Careers in Turf Management: Job Options and Requirements

Oct 15, 2019

Turf management includes many job options in groundskeeping and greenskeeping, especially for sports fields and golf courses. Continue reading for an overview of the educational requirements as well as employment and salary information related to some career options for graduates.

Though you may qualify for a number of jobs in turf management with just a high school diploma, you may find it to be advantageous to earn an academic certificate or degree to go along with your on-the-job training. Licensure is often required, depending on whether your job includes the use of pesticides

Essential Information

Turf management professionals must be physically capable of doing the work under various conditions, especially outdoors. Although many academic institutions offer undergraduate programs in turf or turfgrass management that prepare students to take on supervisory roles and other positions, a high school diploma is often the only educational requirement for entering this type of position. Individuals who work with pesticides may require state licenses.

Career Titles Grounds Maintenance Workers Tree Trimmers & Pruners Pesticide Technicians (Handlers, Sprayers & Applicators)
Education Requirements A high school diploma and on-the-job training OR a certificate or degree program in turfgrass management A high school diploma and on-the-job training OR a certificate or degree program in turfgrass management A high school diploma, on-the-job training and licensing OR a certificate or degree program in turfgrass management and licensing
Projected Job Growth (2018 - 2028)* 6% 10% 7%
Median Annual Salary (May, 2018)* $30,420 $38,190 $35,320

Source: *United States Bureau of Labor Statistics

Career Options

Jobs in turf management may be found at athletic fields or golf courses for universities, professional sports teams, municipal parks and private clubs. Career titles may include assistant golf course superintendent, landscape operations manager, turf scout, pesticide technician, tree trimmers, lawn care specialist, landscaping crew supervisor and sports field manager, among others. Turf managers may also work as consultants or sales representatives. Details of a few career options are shown below.

Grounds Maintenance Workers

Grounds maintenance workers care for and beautify the outdoor properties of businesses, homes and public parks. In addition to raking leaves and maintaining groundskeeping equipment, they plant flowers and water lawns. According to the U.S. Bureau of Labor Statistics (BLS), grounds maintenance workers were expected to see a 6% increase in job opportunities from 2018-2028. The BLS also reported that this group earned median annual wages of $30,420 in May 2018.

Tree Trimmers and Pruners

Tree trimmers and pruners ensure the health of trees by removing their excess and dead branches. They also make certain that trees don't obstruct utility wires or overhang sidewalks and roadways. An employment expansion rate of 10% was predicted for the 2018-2028 decade. The median annual earnings for tree trimmers and pruners as of May 2018 was $38,190.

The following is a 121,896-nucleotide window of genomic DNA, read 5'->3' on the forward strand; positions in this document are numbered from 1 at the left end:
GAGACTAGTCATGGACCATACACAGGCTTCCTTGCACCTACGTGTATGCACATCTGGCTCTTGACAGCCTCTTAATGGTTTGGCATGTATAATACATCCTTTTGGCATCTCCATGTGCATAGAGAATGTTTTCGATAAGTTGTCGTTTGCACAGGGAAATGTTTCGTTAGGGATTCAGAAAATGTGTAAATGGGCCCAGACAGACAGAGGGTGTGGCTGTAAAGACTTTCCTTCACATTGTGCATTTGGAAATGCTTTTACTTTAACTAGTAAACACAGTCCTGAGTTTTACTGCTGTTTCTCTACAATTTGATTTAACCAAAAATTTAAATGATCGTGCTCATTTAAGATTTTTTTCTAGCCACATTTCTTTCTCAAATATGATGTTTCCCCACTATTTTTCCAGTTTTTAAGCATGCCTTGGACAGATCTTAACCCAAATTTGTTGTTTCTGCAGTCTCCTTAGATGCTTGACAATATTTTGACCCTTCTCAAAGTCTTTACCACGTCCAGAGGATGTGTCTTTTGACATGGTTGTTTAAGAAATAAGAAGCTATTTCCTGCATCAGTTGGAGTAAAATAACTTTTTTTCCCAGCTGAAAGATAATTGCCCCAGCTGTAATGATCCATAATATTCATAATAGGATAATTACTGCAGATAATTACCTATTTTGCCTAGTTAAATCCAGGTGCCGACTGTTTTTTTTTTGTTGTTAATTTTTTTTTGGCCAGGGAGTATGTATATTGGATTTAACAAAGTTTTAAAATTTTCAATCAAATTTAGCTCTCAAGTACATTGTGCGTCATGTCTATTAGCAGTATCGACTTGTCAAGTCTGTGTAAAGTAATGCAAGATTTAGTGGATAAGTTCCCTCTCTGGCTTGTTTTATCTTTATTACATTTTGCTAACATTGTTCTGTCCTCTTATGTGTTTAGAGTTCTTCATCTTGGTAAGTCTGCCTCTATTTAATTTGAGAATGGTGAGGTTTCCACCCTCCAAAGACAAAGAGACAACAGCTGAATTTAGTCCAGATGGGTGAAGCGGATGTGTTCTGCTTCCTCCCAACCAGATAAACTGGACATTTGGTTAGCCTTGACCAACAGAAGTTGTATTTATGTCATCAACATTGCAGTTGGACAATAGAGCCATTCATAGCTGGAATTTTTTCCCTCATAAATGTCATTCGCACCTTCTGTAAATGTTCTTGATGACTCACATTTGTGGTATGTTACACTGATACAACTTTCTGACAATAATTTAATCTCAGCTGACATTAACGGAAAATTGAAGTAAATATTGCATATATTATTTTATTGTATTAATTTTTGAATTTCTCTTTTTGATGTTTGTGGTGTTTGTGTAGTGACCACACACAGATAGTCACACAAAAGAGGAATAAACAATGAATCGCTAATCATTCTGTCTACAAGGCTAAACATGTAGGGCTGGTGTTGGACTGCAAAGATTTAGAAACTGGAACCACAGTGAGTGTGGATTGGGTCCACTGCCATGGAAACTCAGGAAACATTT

Pesticide Technicians

Pesticide technicians control the effects of weeds and insects on plants by applying herbicides. They also use soil fertilizers to promote plant growth. The BLS projected that jobs for pesticide handlers, sprayers and applicators would increase by 7% during the 2018-2028 decade. Median annual salaries were $35,320 as of May 2018.

Turf Management Job Requirements

Individuals pursuing careers in turf management need good oral and written communication skills, in addition to being able to follow directions and learn quickly. Because turf management professionals may work with minimal supervision, they should be self-motivated. Employers may prefer to hire workers with driver's licenses, since driving is often included in the job duties. Workers must be able to lift heavy objects and operate machinery. They also need to tolerate a variety of weather conditions.

The College Foundation of North Carolina states that it's helpful for sports turf managers to play the game that takes place on their grounds in order to understand playability and safety. For example, golf superintendents may play golf on their courses and other courses in order to make comparisons. Those in management positions need strong decision-making, budgeting and problem-solving abilities.


According to the U.S. Bureau of Labor Statistics (BLS), licensure is required in most states for grounds maintenance workers who use pesticides. A common requirement for licensure is to successfully complete an exam that covers fungicide, insecticide and herbicide application and disposal.

Turf Management Education Requirements

The BLS stated that while a postsecondary education isn't required for grounds maintenance occupations, it may improve employment prospects. A variety of undergraduate options are offered in turfgrass management, from certificate to bachelor's degree programs. The curriculum typically covers such topics as soil science, machinery maintenance, pest management, weed control, ornamental plants, horticulture, plant diseases, irrigation and golf course design. Some programs offer internship opportunities.

Though you may only need to hold a high school diploma to land a job in turn management, you may find that a certificate or even a degree can stand you in good stead and increase your marketability. If your job includes the use of pesticides, most states require you to be licensed.

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